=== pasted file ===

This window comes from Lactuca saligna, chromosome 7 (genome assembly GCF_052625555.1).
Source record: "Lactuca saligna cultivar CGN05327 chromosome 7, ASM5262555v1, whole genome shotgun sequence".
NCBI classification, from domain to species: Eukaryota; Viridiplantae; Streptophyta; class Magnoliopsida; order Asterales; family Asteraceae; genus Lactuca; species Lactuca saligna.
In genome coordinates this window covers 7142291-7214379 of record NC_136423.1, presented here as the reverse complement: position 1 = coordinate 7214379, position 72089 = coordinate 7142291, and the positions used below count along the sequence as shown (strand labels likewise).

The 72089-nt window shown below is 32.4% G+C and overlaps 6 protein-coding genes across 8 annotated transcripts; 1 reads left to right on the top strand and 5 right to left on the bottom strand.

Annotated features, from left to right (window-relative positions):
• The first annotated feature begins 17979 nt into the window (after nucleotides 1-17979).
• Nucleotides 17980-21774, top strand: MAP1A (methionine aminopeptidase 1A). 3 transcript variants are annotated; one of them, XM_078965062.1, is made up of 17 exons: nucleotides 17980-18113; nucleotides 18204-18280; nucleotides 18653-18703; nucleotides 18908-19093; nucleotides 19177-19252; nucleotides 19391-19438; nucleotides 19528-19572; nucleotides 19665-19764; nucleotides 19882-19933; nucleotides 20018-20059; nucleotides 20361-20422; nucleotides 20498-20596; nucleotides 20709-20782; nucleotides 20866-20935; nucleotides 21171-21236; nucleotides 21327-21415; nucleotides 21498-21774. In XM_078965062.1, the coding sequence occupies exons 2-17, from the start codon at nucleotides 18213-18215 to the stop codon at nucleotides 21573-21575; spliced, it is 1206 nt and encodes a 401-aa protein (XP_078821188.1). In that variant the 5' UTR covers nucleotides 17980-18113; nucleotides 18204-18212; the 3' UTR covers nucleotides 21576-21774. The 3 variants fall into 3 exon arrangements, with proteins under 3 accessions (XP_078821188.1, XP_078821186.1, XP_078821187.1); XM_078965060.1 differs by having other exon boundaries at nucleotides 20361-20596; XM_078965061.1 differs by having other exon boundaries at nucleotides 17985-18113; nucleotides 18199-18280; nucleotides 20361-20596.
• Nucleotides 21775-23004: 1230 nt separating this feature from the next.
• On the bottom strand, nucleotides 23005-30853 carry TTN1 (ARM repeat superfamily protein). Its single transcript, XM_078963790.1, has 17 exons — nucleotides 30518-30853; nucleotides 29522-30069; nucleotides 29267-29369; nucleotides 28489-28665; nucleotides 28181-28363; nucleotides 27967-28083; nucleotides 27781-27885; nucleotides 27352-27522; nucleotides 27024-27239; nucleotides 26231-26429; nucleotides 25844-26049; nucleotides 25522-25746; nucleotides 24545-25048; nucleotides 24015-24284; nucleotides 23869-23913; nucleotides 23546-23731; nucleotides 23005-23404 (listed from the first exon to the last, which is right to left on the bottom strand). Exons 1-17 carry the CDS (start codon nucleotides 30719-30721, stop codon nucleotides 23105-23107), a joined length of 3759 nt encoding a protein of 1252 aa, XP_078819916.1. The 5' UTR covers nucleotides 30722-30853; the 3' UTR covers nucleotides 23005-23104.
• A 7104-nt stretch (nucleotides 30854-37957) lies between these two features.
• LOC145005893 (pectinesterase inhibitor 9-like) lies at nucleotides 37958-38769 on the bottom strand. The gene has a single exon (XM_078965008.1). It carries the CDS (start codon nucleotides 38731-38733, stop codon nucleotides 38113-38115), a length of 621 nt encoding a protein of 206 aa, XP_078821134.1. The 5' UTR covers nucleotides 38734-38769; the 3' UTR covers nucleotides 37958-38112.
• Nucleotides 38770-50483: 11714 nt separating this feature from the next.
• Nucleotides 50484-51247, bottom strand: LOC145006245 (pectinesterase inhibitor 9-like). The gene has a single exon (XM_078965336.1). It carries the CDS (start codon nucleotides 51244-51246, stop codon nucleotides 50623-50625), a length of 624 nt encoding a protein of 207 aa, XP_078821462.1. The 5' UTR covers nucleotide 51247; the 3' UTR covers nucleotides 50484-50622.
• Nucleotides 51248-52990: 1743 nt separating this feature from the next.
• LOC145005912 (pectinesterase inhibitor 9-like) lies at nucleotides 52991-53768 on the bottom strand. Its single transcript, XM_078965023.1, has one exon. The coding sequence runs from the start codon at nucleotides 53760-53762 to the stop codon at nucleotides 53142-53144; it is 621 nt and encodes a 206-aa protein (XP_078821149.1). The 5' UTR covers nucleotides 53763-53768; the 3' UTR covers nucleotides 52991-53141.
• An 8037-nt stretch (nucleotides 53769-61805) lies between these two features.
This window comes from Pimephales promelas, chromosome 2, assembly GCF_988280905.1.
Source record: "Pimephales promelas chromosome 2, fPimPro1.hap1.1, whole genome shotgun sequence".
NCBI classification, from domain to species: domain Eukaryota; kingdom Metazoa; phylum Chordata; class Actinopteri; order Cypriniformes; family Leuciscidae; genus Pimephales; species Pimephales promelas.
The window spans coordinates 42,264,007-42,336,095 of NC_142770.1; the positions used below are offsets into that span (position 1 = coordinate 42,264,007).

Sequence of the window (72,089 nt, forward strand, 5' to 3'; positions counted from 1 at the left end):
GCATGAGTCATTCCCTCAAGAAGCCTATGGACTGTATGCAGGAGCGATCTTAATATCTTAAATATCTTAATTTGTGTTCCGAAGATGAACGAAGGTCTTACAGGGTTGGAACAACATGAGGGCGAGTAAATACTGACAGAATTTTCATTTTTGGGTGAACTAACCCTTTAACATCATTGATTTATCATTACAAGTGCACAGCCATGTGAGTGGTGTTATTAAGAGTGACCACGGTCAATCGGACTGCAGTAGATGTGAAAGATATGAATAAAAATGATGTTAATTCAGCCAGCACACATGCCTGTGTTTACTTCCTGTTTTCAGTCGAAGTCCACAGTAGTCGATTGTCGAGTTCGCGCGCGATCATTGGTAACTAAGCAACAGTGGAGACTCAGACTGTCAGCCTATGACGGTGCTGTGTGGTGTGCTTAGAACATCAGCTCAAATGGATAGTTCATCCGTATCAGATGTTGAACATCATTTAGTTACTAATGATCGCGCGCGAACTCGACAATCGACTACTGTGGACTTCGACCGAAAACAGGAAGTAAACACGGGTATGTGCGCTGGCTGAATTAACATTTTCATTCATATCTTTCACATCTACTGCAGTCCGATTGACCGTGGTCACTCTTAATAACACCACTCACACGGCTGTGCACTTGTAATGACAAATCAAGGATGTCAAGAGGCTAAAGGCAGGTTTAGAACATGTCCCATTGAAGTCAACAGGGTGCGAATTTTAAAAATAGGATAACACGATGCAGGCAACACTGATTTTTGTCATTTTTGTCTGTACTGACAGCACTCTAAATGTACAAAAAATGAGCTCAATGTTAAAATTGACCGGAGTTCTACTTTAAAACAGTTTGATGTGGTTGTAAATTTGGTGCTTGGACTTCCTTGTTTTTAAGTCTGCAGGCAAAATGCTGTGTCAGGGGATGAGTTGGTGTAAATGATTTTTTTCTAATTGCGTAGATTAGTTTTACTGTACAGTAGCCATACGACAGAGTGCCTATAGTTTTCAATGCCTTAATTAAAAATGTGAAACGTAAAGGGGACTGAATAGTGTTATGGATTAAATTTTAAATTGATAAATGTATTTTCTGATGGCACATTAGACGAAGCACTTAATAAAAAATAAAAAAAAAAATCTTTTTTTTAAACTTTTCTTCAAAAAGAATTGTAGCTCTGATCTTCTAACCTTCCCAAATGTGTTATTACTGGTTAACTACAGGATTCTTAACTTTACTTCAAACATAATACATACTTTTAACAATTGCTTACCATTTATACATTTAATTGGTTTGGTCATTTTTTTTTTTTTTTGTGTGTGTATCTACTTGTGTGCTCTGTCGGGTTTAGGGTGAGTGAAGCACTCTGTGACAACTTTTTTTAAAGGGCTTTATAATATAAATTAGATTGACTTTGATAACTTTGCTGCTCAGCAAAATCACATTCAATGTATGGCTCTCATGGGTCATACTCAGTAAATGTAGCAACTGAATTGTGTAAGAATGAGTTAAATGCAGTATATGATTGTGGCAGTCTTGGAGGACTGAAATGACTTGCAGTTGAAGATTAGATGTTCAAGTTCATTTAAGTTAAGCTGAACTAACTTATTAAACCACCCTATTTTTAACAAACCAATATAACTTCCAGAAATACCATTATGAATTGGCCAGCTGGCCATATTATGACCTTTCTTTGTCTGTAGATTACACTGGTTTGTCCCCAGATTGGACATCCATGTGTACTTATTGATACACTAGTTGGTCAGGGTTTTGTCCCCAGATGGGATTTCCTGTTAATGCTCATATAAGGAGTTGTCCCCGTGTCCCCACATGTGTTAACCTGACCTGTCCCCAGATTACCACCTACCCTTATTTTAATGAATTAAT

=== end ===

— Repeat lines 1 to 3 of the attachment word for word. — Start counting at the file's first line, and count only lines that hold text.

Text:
This window comes from Lactuca saligna, chromosome 7 (genome assembly GCF_052625555.1).
Source record: "Lactuca saligna cultivar CGN05327 chromosome 7, ASM5262555v1, whole genome shotgun sequence".
NCBI classification, from domain to species: Eukaryota; Viridiplantae; Streptophyta; class Magnoliopsida; order Asterales; family Asteraceae; genus Lactuca; species Lactuca saligna.